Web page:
That is a great thing to make sure you have in your business plan, that your business will be built around those real customer wants. Do not make callous assumptions, or statements like "I know what people want", "People are going to love this", and so on.
Remember the proverbial expression 'not seeing the wood for the trees'? You need to see the 'wood' first, then delve in and start examining the individual 'trees', meaning the individual items which you will be breaking down later. So a great point is to make sure that you have that overarching vision - and if you cannot find one, then maybe it is an indication that you are obsessing on a few technical aspects that do not necessarily make up a whole business as you had imagined it.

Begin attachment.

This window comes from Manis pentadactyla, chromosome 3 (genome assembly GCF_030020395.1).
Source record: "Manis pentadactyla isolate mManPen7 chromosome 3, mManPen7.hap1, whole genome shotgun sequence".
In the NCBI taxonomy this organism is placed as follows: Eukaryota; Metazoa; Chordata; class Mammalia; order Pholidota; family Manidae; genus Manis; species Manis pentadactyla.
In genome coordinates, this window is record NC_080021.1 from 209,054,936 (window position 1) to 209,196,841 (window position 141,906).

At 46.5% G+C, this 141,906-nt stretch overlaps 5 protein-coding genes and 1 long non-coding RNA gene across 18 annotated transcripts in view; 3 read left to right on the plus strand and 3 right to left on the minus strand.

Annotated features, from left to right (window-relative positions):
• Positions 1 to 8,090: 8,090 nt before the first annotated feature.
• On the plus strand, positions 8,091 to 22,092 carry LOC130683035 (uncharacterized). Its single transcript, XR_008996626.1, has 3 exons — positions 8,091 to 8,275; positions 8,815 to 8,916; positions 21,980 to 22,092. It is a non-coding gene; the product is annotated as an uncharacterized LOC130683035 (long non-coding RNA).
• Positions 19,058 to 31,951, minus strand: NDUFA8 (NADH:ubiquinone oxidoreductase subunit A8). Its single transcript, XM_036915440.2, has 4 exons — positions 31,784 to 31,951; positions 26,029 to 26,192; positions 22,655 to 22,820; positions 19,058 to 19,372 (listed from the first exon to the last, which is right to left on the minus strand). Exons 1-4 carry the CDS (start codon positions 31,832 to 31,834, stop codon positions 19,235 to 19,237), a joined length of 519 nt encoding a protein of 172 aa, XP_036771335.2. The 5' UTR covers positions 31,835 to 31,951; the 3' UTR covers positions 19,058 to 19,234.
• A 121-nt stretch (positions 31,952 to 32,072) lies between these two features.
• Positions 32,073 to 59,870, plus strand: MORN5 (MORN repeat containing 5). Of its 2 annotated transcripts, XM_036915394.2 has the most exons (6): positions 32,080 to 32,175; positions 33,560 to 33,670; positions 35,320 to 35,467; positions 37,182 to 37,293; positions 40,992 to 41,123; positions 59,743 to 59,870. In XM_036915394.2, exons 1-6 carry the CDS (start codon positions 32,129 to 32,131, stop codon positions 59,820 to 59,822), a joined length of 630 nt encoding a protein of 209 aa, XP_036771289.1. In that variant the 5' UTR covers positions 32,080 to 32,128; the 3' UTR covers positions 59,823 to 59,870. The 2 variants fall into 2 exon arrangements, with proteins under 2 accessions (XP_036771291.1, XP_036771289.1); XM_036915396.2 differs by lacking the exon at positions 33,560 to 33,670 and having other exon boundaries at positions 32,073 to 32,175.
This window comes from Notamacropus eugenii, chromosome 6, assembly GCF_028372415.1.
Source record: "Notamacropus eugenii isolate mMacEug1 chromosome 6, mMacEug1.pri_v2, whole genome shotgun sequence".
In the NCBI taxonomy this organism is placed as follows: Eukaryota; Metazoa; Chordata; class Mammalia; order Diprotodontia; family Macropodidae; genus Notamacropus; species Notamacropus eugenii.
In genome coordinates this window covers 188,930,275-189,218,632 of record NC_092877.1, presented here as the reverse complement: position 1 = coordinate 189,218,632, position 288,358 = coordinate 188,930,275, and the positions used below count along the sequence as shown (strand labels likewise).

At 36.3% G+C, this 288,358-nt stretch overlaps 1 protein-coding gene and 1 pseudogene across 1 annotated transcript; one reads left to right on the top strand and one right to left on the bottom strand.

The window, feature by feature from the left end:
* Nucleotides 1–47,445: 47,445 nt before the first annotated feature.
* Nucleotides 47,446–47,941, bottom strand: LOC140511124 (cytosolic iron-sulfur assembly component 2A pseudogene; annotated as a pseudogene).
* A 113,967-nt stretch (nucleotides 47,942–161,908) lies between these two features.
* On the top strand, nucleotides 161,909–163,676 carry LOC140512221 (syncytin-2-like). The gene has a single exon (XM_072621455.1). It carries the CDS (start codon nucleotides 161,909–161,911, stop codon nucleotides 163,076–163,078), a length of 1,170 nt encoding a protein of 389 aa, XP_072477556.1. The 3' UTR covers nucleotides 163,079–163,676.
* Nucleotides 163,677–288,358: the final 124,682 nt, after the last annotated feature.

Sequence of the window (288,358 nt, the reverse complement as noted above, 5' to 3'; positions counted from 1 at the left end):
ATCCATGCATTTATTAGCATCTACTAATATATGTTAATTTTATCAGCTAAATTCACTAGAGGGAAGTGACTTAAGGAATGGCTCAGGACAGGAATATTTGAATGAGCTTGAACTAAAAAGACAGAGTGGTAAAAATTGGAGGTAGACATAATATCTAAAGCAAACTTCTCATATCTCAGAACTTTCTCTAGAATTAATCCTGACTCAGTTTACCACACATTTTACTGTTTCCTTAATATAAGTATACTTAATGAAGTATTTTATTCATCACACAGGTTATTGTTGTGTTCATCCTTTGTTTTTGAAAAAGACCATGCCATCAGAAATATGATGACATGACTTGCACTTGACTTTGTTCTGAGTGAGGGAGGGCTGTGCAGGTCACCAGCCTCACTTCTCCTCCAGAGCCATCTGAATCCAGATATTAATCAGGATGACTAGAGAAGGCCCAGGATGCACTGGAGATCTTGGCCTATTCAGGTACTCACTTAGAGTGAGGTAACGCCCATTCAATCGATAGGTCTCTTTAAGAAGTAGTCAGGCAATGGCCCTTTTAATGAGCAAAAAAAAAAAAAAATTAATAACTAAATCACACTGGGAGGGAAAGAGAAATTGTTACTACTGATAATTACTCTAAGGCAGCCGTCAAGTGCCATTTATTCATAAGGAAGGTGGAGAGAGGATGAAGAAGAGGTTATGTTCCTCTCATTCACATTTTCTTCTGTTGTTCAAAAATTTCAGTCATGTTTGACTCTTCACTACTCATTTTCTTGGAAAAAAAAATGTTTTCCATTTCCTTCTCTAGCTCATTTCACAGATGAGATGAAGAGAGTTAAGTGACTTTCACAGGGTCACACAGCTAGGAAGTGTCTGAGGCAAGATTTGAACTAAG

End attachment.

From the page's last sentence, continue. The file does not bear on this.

When I have received business plans, the very best responses come from people who have looked at the risks and have an answer for every question. What you never want is to throw a scenario at your plan and have to answer "I don't know what I would do in that situation". You want to plan for every possible contingency, and certainly all the major risks to the ongoing success of your business.
It could be, for example, the risk of a change in the economic environment - what are your contingency plans for that in terms of dealing with such a situation? There may be many other risks as well specific to your particular sphere of operation, but that ability to plan ahead for all scenarios makes for a robust business plan.
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